The radio resource management of the heterogeneous network using the developed mm- wave and photonic technologies together with legacy 3G/4G wireless will be demonstrated in RAPID.

For transporting the radio signals between RAUs via optical fibre, digitized radio-over-fiber (DRoF) techniques are currently preferred in mobile networks, whereas both digitized and analogue radio signal transport have been used in commercial indoor distributed antenna systems. With the move to wider bandwidths in 4G and 5G systems, digitised radio places huge demands on bit-rates – multi-Gb/s for each c. 100 MHz-wide channel, correspondingly more for GHz-wide channels at mm-wave frequencies.

To meet the requirement to transport high-frequency (and wide-bandwidth) signals at low- cost, a novel coherent radio-over-fiber (CRoF) scheme employing photonic up-conversion techniques is proposed in RAPID. For the mobile receiver, novel extremely low-cost integrated transceivers, based on SiGe chip technology are proposed.

Furthermore, as mm-wave coverage is more localized, leading to pico- or femto-cells, a high number of cells needs to be connected. By seamless integration into standard optical WDM technology, low-cost can be ensured and also multi-band and multi-service operation is possible. The centralised control will furthermore enable capacity reallocation or service switching features.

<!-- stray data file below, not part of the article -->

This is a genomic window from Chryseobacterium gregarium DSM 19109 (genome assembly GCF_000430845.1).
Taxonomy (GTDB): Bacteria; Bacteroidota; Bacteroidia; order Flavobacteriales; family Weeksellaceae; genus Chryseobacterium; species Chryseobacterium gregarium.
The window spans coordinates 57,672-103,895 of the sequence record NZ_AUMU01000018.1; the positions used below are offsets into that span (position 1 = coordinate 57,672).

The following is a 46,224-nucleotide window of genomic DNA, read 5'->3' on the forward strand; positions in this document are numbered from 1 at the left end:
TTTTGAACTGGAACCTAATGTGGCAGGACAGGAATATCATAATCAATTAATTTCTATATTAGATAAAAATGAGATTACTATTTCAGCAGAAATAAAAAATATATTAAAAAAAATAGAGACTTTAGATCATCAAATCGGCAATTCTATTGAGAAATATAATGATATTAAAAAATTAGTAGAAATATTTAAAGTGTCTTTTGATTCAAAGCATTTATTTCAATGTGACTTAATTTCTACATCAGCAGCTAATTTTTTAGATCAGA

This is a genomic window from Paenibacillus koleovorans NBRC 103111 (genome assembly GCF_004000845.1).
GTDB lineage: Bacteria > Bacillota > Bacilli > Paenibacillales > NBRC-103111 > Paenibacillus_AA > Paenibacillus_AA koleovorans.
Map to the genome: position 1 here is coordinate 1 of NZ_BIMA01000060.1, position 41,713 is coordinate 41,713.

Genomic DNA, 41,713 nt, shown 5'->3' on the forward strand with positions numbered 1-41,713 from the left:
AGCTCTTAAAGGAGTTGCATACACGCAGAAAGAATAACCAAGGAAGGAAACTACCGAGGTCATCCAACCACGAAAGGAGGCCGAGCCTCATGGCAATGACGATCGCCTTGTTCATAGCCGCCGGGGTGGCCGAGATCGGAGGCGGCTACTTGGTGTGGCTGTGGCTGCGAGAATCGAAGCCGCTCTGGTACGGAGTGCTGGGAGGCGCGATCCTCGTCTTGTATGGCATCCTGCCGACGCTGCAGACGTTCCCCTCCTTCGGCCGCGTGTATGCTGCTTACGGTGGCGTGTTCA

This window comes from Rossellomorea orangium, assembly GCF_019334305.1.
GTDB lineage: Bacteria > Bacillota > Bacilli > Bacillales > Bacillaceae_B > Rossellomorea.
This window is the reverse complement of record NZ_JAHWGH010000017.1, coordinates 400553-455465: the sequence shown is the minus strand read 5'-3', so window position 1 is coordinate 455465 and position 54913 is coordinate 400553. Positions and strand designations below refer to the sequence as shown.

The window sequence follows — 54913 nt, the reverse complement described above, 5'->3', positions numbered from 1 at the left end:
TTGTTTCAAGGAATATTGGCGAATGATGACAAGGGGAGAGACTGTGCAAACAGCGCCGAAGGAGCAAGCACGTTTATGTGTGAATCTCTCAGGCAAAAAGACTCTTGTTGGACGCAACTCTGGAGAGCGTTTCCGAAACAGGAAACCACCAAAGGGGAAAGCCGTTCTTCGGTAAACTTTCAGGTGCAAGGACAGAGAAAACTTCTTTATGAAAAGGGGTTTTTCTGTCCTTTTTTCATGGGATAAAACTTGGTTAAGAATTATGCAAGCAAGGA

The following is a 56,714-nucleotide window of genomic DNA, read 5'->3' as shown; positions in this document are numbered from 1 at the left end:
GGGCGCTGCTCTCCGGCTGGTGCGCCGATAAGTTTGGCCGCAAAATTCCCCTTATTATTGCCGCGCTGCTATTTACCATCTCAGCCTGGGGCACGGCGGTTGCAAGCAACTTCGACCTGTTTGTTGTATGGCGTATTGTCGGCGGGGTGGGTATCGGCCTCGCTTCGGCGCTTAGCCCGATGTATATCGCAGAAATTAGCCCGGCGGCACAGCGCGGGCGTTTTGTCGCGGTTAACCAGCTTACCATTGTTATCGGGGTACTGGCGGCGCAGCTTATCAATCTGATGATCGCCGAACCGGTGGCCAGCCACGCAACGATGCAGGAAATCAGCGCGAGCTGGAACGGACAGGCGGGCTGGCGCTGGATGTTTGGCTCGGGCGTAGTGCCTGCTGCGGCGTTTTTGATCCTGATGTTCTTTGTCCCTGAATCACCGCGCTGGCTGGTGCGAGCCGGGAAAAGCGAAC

Consequently, in RAPID we propose to connect the pico-/femto-cells seamlessly to a WDM optical access infrastructure with a centralised coordination.

The low-cost coherent photonic technologies proposed may also be of benefit to digitized radio transport over the fibre (although the bandwidth requirements will always be higher than for the analogue transport). However, the resilience to impairments of the digitized transport is attractive, and studies will be made of the application of the photonic techniques to digitized radio signal transmission and reception.

The technologies developed in RAPID will be evaluated in a number of pre-defined scenarios with densely located users including train, aircraft, stadium, school, conference, etc. expected in the scenarios of the call. Life cycle test will be carried out at sites of the RAPID beneficiaries but the RAPID consortium is also committed and has pre-arranged to conduct further life-cycle tests at additional sites in close collaboration with external project partners.

Thus, life-cycle assessment of the developed hardware in different real life networks will be a key objective in RAPID.

Further information and contact: Andreas Stöhr

This project has received funding from the European Union’s Horizon 2020 research and innovation programme under grant agreement No 643297.